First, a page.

Mental effort and recovery from task-induced fatigue in people with traumatic brain injury

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PURPOSE: This exploratory case-controlled study examined whether the same amount of effort leads to similar feelings of fatigue and whether feelings of fatigue decline at the same rate in people with traumatic brain injury (pwTBI) compared to controls.

METHODS: Twenty pwTBI and 20 healthy controls (HC) completed an adaptive n-back task to induce fatigue and reported mental effort upon task completion and state-fatigue pre-task and several times during 30-minutes rest-period post-task. Task difficulty adapted to performance allowing both groups to invest substantial amounts of mental effort.

RESULTS: Fatigue and effort levels were higher in pwTBI compared to controls. Multiple linear regression analyses showed that effort was positively related to post-task fatigue and this relationship did not differ between groups. Pre-task fatigue was the only predictor of post-task fatigue. Multilevel models showed no significant difference in decline of fatigue over the rest-period between groups.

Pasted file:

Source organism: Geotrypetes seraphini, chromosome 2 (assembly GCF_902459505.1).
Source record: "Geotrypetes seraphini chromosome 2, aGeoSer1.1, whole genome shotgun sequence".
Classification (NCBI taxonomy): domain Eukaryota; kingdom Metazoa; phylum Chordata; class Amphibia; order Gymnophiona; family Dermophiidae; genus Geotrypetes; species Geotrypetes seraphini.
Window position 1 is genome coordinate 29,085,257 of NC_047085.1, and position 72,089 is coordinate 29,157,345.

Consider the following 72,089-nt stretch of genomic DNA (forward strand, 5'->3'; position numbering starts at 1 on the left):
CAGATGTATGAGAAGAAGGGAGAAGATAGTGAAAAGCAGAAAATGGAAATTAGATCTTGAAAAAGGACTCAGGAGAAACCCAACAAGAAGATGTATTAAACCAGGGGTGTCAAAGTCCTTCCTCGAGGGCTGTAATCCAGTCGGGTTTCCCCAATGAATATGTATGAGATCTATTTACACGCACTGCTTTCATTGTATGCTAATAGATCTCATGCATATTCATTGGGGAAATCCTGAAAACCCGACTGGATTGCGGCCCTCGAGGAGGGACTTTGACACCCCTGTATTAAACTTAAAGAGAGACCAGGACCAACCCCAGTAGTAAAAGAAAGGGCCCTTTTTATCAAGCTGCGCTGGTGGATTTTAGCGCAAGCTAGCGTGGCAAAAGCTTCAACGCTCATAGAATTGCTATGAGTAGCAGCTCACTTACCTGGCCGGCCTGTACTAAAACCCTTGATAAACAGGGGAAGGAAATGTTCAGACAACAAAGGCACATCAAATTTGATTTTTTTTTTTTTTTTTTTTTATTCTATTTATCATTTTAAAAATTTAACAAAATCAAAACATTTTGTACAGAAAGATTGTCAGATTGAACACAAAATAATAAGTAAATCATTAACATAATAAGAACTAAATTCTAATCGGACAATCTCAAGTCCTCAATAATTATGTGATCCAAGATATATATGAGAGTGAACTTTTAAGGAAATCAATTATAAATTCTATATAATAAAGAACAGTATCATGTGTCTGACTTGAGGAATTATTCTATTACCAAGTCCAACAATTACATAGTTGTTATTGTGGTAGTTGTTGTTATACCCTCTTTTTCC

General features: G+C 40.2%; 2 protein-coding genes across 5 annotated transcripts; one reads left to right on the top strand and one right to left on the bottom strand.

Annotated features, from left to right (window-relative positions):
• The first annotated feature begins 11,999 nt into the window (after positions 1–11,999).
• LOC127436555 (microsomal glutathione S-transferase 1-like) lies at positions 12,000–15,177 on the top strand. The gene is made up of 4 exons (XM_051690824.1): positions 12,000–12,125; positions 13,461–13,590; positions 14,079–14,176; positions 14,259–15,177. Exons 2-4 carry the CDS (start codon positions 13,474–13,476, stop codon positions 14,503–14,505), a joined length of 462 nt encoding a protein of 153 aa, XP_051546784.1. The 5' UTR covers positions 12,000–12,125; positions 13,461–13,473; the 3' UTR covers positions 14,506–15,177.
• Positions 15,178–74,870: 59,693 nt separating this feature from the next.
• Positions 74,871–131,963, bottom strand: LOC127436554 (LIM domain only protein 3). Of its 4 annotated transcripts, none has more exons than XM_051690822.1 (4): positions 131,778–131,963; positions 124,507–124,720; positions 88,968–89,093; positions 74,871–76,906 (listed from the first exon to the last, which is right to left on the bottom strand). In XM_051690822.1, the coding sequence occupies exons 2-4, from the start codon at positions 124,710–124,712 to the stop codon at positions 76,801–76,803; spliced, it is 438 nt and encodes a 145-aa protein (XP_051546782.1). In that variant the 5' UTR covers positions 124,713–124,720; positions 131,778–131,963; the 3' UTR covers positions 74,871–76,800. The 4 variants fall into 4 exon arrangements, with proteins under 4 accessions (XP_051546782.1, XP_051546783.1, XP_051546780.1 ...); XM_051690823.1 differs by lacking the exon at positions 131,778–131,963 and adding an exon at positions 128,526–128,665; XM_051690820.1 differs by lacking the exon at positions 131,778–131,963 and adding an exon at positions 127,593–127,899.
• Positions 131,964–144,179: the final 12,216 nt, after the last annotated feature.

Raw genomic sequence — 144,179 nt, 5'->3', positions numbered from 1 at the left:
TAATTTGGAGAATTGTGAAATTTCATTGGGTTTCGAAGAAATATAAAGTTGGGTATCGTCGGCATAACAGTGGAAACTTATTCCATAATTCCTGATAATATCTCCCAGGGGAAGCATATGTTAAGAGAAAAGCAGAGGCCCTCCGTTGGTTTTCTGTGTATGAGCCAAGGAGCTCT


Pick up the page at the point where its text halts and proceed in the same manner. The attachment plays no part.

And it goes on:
CONCLUSIONS: Excessive feelings of fatigue following TBI could not be explained by a higher vulnerability to the fatigue-inducing effects of mental effort needed to perform a specific task. In pwTBI pre-task fatigue levels might be more related to the complex demands of everyday life. Future studies should investigate recovery of fatigue and applications of this knowledge to rehabilitation interventions.Implications for rehabilitationPeople with TBI experience long-term fatigue as one of the most frequent and disabling symptoms and this long-term fatigue is a risk factor for development of secondary psychiatric symptoms such as depression or anxiety.Since people with TBI did not show a higher vulnerability to the fatigue-inducing effects of mental effort, fatigue following TBI might be better explained by the complex demands of everyday life such as external (environment) and internal (emotions) factors.Rehabilitation programs should be directed to this complex and highly individual interplay of fatigue in relation to other factors.

Original languageEnglish
Pages (from-to)244-251
Number of pages8
JournalDisability and Rehabilitation
Issue number2
Early online date2 Feb 2022
Publication statusPublished - 16 Jan 2023


  • Fatigue
  • cognitive tasks
  • mental effort
  • recovery
  • traumatic brain injury

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